2022 lease rates did not decline in Montana. Mostly, they were up slightly, following a pattern that has been seen for many years: average lease rates inch up, but once inflation is taken into account, they are just about the same as last year.
Per-acre cash lease rates:
USDA’s National Agricultural Statistics Service posts these rates–for both the counties and states–in the Fall of each year. This year the all-cropland average rose to $37.50 per acre, up from $36 the year before. Non-irrigated cropland increased from $29 to $31 per acre. Pasture land increased from $7.20 to $7.80. But after accounting for inflation (I’m using the Fed’s GDP deflator), these changes are all very small.
The exception is the average irrigated rate, which shot up from $88 in 2021 to $104 in 2022. That’s the highest nominal lease rate we’ve seen here in Montana, although in today’s dollars, the average irrigated rate in 2010 and 2013 would have been a bit higher. With the drought of the last couple years, irrigation and the relative security it brings has become all the more precious.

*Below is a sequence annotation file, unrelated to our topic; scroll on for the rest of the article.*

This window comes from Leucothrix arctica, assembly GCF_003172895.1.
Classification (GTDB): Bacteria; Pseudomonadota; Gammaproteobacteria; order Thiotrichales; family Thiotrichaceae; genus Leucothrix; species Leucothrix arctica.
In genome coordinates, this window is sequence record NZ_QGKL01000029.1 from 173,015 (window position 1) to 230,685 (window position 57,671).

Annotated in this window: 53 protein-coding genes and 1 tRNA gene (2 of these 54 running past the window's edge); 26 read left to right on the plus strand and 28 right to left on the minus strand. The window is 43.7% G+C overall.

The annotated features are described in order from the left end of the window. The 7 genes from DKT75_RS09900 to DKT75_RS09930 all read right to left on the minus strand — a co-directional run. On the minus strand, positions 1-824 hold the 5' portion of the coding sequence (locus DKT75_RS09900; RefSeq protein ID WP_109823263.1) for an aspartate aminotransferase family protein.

You can look up and plot Montana county average cash lease rates over time here.
USDA posted the results of their grazing land lease rate survey a couple of weeks ago. Those rates show similar (relatively flat) trends. Just the AUM rate is shown in the graph here, but you can find the others on NASS QuickStats or the MSU Extension Ag Lease page. AUM and per head average rates each increased $0.50, to $27 and $26.50, respectively. The average cow-calf pair rate remained flat at $28. After accounting for inflation, these all represent small declines from the previous year.
You can compare to last year’s report here, and you can find these lease rates and plenty of other lease-related information here.